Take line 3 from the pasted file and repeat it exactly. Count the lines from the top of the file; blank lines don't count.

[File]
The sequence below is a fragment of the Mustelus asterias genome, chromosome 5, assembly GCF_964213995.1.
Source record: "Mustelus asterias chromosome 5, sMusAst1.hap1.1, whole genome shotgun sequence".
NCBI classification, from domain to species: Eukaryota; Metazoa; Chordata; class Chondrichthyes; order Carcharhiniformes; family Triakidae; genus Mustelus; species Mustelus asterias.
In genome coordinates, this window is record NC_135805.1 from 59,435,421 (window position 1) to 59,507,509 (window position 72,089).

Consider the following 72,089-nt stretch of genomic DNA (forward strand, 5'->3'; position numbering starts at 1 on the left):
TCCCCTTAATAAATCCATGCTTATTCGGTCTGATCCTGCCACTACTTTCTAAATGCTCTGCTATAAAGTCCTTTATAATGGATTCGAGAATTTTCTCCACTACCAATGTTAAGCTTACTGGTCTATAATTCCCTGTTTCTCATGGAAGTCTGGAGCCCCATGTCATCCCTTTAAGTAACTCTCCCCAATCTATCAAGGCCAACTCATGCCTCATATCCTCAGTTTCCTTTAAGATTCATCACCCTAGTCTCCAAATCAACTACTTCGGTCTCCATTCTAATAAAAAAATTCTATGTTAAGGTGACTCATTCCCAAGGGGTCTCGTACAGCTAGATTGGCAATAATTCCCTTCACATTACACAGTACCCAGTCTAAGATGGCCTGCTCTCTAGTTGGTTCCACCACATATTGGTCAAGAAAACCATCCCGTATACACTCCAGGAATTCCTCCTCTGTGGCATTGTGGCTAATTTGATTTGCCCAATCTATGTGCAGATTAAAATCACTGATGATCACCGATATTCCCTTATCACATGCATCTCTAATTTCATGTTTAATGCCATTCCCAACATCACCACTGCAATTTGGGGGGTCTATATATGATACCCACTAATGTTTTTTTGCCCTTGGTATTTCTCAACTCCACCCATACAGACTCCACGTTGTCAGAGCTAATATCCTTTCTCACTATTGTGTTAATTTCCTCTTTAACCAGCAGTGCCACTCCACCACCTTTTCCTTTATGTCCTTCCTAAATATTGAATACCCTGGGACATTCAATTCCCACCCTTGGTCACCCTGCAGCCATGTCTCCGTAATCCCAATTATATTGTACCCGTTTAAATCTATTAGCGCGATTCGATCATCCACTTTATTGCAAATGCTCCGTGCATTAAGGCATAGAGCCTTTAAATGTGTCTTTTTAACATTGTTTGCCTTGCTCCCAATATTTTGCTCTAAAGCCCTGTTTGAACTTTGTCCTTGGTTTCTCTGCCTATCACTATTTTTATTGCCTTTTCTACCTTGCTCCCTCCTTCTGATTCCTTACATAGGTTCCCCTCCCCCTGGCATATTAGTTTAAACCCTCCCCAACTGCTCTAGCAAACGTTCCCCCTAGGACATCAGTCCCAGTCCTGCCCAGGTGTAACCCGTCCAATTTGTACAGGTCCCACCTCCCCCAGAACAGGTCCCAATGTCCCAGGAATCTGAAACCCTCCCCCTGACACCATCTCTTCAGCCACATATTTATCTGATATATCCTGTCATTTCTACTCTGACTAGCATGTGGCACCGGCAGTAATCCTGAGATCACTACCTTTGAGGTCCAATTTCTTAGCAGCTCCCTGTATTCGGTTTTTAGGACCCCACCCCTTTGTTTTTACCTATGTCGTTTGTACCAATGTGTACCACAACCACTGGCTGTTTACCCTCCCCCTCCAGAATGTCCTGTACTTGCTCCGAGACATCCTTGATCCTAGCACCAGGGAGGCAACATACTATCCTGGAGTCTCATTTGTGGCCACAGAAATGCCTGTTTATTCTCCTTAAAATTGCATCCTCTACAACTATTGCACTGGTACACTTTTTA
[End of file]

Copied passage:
NCBI classification, from domain to species: Eukaryota; Metazoa; Chordata; class Chondrichthyes; order Carcharhiniformes; family Triakidae; genus Mustelus; species Mustelus asterias.